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August 10, 2006 / allyo

No pooh

I don’t even know how to begin this, so I’m just going to start dumping words onto the page. Dawn has been writing a lot lately about primal wound theory, and because she’s such a thoughtful and talented writer and because I’m just generally interested in adoption, I’ve been reading with a great deal of interest. But those aren’t the only reasons why – below is the comment I left on this post:

I’ve been following this discussion with interest because of the
long-lasting emotional fallout I experienced due to my parents’
divorce. Not so much their divorce but the particular set of
circumstances. Between the ages of 2-4 I lived with my mother. My
pot-smoking, drifter mother. Who sent me to my grandparents’ house
alone in a cab when I was 3 (that’s when they started making
arrangements to take her to court for custody).

Anyway, for years and years and years I had this big hole in my life
and in my heart. There are very few baby pictures of me. My mom would
disappear for years from my life, only to show up high, two months late
for my birthday party, with a car full of stuffed animals she got from

I’m 36 and have only gotten over all of this in the past 5 years
(yay therapy). It wasn’t so much my mom’s idiotic behavior that was
difficult to deal with, I’d pretty much made my peace with that. It was
feeling as though I didn’t exist until I was 4 years old.

It’s not a direct parallel, but what you’re writing about primal
wound theory is striking a chord deep within me. One of the things that
made my feelings so difficult to deal with is we never, ever talked
about my life before I lived with my grandparents. There are no wedding
pictures from my parents’ wedding (shotgun, of course). No birth
picture of me. Maybe 6 pictures of me with my parents. And no context
from my grandparents. In contrast, I think you’re handling all this
openly and wonderfully.

So while the discussion was causing me to think and revisit things that took me years to work through and it’s been an interesting if somewhat intellectual exercise. Personal, but also about me understanding the idea of primal wound theory better and that how Dawn lives with adoption and how she mothers both her children is a good approach in general and probably a very good approach in dealing with her daughters feelings, as nebulous as they may be at this point in her life.

Then I read this post.  And the sky fell. Too dramatic? Ok, it took everything in me to not burst into tears while sitting in my desk at work. Ever been to therapy? Ever experience a breakthrough that left you sobbing in a little heap, clutching your waterlogged tissue like a talisman against the pain? That’s the kind of moment it was. It was this statement, "In other words, sometimes the kids I knew in shelter hated their real
fathers (the ones who beat them and beat their mothers) but that didn’t
necessarily mean they didn’t miss them. Some of them missed the ideal of who he should have been. Even losing terrible parents is a loss and it’s on top of the loss of having terrible parents." That did me in.

No, I have never been abused, physically or sexually. No I’ve never slept in a shelter. But the first four years of my life are a complete mystery to me. I know my parents married because my mom was pregnant with me, they were 18 (mom) and 20 (dad). I know they lived in three apartments (my dad actually drove me around to each of them when I was around 20 I think), I know they tried to make it work, I know my mom is the one who wanted to get divorced and I know she broke my dad’s heart. That is all I know about my parents as a couple. Like I said in my comment above, between the ages of 2 and 4 (approximately) I lived with my mom and most of the time no one knew where we lived or if I was ok. My grandma used to tell me about my mom sending me to her and my grandpa in a cab when I was three, without even my pooh bear for comfort. And how my grandfather rushed to the store in the dark, in a thunderstorm, to buy me a new one because I was so distraught. It was how I knew that no matter what lies my mother told me, my grandparents took me away from her because they loved me, they feared for my safety, and they wanted me to have a better life than that.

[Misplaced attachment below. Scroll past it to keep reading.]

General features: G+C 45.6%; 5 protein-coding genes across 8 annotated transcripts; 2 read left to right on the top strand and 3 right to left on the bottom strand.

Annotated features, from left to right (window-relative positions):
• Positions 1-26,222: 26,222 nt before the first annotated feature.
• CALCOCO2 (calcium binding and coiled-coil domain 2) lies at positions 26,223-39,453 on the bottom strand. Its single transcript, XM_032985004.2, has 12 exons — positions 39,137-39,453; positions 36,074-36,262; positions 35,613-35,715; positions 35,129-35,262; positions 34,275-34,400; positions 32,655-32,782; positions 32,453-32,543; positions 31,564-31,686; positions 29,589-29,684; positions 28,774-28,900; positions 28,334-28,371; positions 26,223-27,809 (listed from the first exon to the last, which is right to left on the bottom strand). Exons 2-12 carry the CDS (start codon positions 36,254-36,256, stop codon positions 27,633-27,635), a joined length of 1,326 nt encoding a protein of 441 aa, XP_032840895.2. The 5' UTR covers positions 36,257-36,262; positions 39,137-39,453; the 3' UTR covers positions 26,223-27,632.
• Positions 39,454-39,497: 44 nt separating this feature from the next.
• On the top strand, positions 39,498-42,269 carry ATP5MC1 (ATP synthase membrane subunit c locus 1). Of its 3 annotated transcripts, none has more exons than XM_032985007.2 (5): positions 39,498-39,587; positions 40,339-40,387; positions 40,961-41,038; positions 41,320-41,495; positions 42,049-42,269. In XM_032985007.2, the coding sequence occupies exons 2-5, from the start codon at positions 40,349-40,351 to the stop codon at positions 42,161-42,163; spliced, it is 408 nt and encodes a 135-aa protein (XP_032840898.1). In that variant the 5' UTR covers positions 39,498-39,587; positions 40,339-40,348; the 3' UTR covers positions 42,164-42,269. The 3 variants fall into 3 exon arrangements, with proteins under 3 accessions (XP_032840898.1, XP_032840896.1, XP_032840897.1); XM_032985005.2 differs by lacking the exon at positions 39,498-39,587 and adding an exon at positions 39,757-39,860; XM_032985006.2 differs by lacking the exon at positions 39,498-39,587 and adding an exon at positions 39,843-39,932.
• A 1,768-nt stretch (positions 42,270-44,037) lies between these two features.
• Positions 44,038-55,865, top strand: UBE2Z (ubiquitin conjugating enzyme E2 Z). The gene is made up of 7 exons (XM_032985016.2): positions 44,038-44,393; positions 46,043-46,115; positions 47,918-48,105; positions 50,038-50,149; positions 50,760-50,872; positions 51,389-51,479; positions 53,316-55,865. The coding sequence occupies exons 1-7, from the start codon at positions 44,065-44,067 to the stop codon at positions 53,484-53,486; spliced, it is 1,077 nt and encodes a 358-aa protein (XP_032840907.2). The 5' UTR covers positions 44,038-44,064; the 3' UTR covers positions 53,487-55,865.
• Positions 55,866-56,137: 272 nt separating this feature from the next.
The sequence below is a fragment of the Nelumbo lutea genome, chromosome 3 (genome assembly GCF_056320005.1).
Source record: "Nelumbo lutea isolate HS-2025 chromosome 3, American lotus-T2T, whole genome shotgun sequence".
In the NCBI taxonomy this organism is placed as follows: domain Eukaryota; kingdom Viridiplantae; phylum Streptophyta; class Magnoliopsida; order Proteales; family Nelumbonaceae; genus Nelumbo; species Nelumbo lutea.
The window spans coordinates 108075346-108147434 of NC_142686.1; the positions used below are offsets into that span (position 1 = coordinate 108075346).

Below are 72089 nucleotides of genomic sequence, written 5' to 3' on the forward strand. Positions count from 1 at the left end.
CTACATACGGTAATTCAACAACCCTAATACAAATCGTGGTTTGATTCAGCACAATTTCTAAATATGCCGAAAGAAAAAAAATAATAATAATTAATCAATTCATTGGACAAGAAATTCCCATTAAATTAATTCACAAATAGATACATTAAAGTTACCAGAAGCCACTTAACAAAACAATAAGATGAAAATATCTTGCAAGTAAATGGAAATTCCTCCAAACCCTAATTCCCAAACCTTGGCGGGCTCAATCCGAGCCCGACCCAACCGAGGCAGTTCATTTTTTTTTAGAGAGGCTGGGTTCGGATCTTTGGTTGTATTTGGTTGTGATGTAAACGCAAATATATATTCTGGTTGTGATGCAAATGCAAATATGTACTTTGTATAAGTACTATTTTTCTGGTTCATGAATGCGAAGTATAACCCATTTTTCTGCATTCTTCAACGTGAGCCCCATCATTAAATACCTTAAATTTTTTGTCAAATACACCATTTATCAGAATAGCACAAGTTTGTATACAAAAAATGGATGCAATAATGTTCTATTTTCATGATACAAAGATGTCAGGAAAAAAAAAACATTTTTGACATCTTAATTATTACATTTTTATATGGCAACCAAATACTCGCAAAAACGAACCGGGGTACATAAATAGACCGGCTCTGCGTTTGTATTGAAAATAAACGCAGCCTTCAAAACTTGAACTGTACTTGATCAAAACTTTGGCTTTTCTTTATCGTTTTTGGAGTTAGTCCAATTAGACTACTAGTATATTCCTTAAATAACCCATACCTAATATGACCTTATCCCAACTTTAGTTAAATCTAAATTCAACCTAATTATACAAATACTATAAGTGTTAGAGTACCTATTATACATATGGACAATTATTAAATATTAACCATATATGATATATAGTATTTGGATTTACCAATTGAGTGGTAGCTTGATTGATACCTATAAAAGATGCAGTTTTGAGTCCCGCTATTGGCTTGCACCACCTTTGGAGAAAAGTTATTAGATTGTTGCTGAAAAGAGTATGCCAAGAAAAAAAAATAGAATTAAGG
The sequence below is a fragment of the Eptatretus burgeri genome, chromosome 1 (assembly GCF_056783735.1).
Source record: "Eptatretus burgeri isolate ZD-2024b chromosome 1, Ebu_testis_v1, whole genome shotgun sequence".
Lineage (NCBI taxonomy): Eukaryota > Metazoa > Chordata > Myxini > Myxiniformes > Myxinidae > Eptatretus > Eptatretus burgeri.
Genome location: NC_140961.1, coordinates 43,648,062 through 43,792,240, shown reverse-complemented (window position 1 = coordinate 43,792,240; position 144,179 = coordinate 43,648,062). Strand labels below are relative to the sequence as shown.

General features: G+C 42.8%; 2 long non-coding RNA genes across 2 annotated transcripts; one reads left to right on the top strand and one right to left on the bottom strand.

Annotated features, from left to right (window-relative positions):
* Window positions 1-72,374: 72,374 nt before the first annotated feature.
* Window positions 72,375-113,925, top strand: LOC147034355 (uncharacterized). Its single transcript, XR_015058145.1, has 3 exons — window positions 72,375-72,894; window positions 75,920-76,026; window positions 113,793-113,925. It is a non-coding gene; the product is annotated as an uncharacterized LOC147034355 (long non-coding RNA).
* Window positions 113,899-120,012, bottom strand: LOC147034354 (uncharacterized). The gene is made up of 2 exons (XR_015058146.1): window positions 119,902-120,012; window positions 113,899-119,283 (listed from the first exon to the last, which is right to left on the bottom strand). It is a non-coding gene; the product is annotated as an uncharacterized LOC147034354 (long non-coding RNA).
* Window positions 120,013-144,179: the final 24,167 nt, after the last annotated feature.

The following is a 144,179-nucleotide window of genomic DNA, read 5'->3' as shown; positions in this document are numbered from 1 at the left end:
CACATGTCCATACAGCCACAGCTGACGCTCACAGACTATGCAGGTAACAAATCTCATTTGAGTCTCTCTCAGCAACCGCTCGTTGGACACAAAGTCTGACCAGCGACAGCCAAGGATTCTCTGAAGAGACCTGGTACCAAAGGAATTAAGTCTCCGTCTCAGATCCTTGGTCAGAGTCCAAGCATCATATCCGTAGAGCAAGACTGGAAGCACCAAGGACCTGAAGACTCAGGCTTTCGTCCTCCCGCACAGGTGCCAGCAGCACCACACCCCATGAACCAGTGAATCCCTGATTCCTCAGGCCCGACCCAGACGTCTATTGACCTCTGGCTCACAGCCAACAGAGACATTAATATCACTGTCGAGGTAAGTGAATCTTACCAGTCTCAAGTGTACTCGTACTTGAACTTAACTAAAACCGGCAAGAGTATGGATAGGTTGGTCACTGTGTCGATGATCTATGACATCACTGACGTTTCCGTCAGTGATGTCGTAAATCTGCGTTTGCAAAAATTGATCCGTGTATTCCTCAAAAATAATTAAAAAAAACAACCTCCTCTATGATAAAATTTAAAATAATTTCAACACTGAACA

What I did not know is just how horrific that story was, until I told my therapist about it. Ever see your therapist blanch, at a loss for words? It’s a little scary actually.

No, I wasn’t ever physically harmed, and yes, I was lucky, so lucky, that my grandparents took me in, but that is all I ever focused on. The pain I felt at not living with a mother and a father, at never, ever, once in my life saying the phrase, "my mom and dad," it wasn’t logical, it was silly, it was just something I needed to get over.

But Dawn said it for me – I was missing the life I should have had. And sometimes, sometimes, I still do.



Leave a Comment
  1. MoMo / Aug 11 2006 11:07 am

    Thank you for sharing. It was really powerful. I don’t know much about the primal would theory, but I do know that the words you quoted above spoke to me too. Tomorrow is my birthday and every year on my birthday, I wonder if my father knows I was born on that day. I wonder if he remembers that I exist, if he cared at all – and every year, I think I should be old enough not to think about it anymore, but I know that’s never going to happen. So, it seems to me that the primal wound theory can mean different things to different people, but that it’s clear that children can experience a feeling of deep loss.

  2. karrie / Aug 12 2006 6:55 pm

    I’m simply blown away. And angry for you. 😦

  3. erika / Sep 14 2007 12:03 pm

    This has touched a nerve with me this morning. Thank you so much for sharing and making me think about my childhood in a different light. Thank you.

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